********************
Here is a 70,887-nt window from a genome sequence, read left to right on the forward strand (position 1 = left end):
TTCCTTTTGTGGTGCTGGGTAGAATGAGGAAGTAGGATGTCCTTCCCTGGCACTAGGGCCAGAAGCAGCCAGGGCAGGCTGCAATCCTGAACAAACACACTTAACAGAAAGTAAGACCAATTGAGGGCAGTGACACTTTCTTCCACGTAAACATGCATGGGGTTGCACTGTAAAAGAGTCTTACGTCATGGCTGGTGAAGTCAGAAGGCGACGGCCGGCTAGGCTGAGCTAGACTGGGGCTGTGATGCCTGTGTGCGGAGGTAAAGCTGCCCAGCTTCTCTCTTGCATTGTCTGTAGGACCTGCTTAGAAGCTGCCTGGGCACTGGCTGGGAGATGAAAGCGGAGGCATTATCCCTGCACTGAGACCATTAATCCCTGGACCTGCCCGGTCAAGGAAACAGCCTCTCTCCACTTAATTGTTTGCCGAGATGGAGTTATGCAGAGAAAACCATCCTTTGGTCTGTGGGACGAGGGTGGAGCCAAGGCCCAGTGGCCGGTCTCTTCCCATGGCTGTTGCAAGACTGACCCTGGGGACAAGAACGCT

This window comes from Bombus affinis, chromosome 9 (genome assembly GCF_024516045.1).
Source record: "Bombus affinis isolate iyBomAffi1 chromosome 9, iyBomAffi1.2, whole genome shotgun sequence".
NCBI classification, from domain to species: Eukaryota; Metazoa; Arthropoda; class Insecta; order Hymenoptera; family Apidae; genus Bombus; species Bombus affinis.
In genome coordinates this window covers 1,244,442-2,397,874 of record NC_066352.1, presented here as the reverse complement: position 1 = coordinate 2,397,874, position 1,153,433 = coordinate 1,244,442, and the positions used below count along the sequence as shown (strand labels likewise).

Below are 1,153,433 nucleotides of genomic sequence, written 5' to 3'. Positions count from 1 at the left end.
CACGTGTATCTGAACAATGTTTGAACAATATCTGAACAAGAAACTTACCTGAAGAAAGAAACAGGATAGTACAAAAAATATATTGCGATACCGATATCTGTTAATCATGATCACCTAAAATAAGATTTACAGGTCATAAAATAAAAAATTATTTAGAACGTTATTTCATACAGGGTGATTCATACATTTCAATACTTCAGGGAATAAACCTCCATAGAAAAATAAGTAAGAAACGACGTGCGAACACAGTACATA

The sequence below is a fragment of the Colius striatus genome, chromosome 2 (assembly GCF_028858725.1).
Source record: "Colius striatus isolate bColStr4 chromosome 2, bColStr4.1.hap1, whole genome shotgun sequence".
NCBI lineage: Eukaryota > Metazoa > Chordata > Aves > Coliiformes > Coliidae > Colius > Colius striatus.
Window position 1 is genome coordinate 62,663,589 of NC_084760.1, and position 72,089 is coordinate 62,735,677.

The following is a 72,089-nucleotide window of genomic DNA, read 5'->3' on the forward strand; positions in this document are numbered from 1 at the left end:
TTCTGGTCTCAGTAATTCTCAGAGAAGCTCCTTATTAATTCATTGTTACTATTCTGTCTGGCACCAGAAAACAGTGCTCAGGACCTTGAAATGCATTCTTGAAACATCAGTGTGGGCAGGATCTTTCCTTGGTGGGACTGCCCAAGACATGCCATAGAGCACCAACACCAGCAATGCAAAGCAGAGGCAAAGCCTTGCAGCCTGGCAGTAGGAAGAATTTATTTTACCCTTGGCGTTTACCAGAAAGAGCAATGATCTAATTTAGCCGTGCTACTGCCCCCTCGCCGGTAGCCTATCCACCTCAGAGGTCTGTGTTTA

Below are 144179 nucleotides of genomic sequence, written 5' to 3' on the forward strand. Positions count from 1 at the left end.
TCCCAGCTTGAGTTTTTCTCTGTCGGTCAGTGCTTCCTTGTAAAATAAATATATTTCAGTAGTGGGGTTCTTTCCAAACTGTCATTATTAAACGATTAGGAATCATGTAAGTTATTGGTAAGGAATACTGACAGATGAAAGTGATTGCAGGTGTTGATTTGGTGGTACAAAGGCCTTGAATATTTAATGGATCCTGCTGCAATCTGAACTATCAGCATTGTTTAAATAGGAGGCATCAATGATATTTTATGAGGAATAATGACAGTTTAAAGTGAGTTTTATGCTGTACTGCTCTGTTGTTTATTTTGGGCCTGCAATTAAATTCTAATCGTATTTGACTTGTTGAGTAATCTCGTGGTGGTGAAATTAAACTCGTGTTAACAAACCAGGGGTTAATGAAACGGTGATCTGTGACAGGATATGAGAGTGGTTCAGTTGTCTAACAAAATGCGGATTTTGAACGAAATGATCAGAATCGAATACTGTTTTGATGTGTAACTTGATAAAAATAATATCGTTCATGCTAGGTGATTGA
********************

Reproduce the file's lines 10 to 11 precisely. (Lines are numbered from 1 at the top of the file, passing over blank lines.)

Source record: "Colius striatus isolate bColStr4 chromosome 2, bColStr4.1.hap1, whole genome shotgun sequence".
NCBI lineage: Eukaryota > Metazoa > Chordata > Aves > Coliiformes > Coliidae > Colius > Colius striatus.